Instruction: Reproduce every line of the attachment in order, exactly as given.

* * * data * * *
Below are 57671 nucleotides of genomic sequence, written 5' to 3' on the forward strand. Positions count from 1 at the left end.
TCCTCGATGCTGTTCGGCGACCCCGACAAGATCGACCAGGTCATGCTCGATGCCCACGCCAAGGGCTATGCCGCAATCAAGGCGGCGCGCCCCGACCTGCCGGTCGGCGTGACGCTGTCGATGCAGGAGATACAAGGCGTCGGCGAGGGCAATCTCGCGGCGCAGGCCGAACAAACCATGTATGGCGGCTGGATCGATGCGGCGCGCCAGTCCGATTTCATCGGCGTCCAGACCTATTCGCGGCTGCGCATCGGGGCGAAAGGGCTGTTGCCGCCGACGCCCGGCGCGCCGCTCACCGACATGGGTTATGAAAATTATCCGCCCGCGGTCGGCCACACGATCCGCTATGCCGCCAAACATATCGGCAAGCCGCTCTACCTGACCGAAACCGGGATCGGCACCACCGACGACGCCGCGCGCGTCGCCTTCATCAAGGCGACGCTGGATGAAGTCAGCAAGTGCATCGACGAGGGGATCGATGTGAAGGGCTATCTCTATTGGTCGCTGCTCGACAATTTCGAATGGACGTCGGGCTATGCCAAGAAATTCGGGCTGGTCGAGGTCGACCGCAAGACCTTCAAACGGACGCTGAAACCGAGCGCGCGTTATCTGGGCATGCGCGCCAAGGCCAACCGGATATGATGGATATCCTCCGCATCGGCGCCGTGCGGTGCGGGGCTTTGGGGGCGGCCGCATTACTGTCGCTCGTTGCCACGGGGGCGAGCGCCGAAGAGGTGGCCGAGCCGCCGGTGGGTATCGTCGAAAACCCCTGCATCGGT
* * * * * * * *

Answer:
Below are 57671 nucleotides of genomic sequence, written 5' to 3' on the forward strand. Positions count from 1 at the left end.
TCCTCGATGCTGTTCGGCGACCCCGACAAGATCGACCAGGTCATGCTCGATGCCCACGCCAAGGGCTATGCCGCAATCAAGGCGGCGCGCCCCGACCTGCCGGTCGGCGTGACGCTGTCGATGCAGGAGATACAAGGCGTCGGCGAGGGCAATCTCGCGGCGCAGGCCGAACAAACCATGTATGGCGGCTGGATCGATGCGGCGCGCCAGTCCGATTTCATCGGCGTCCAGACCTATTCGCGGCTGCGCATCGGGGCGAAAGGGCTGTTGCCGCCGACGCCCGGCGCGCCGCTCACCGACATGGGTTATGAAAATTATCCGCCCGCGGTCGGCCACACGATCCGCTATGCCGCCAAACATATCGGCAAGCCGCTCTACCTGACCGAAACCGGGATCGGCACCACCGACGACGCCGCGCGCGTCGCCTTCATCAAGGCGACGCTGGATGAAGTCAGCAAGTGCATCGACGAGGGGATCGATGTGAAGGGCTATCTCTATTGGTCGCTGCTCGACAATTTCGAATGGACGTCGGGCTATGCCAAGAAATTCGGGCTGGTCGAGGTCGACCGCAAGACCTTCAAACGGACGCTGAAACCGAGCGCGCGTTATCTGGGCATGCGCGCCAAGGCCAACCGGATATGATGGATATCCTCCGCATCGGCGCCGTGCGGTGCGGGGCTTTGGGGGCGGCCGCATTACTGTCGCTCGTTGCCACGGGGGCGAGCGCCGAAGAGGTGGCCGAGCCGCCGGTGGGTATCGTCGAAAACCCCTGCATCGGT